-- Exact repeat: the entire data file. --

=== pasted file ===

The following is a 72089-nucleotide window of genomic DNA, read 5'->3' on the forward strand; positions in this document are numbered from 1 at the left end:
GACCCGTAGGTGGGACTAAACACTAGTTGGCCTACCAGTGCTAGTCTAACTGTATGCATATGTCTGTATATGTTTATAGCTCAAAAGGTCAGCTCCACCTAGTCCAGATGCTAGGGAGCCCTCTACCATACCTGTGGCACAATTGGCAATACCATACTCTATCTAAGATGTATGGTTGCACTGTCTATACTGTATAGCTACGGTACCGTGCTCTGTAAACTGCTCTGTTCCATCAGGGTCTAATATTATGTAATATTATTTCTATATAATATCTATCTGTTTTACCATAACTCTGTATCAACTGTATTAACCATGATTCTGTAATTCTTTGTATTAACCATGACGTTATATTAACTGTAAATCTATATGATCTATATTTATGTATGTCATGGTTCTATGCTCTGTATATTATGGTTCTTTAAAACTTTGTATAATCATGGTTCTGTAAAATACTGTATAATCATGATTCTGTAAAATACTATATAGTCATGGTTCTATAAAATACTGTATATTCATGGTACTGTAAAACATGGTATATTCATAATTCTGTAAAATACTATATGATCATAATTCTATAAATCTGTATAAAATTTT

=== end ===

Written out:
The following is a 72089-nucleotide window of genomic DNA, read 5'->3' on the forward strand; positions in this document are numbered from 1 at the left end:
GACCCGTAGGTGGGACTAAACACTAGTTGGCCTACCAGTGCTAGTCTAACTGTATGCATATGTCTGTATATGTTTATAGCTCAAAAGGTCAGCTCCACCTAGTCCAGATGCTAGGGAGCCCTCTACCATACCTGTGGCACAATTGGCAATACCATACTCTATCTAAGATGTATGGTTGCACTGTCTATACTGTATAGCTACGGTACCGTGCTCTGTAAACTGCTCTGTTCCATCAGGGTCTAATATTATGTAATATTATTTCTATATAATATCTATCTGTTTTACCATAACTCTGTATCAACTGTATTAACCATGATTCTGTAATTCTTTGTATTAACCATGACGTTATATTAACTGTAAATCTATATGATCTATATTTATGTATGTCATGGTTCTATGCTCTGTATATTATGGTTCTTTAAAACTTTGTATAATCATGGTTCTGTAAAATACTGTATAATCATGATTCTGTAAAATACTATATAGTCATGGTTCTATAAAATACTGTATATTCATGGTACTGTAAAACATGGTATATTCATAATTCTGTAAAATACTATATGATCATAATTCTATAAATCTGTATAAAATTTT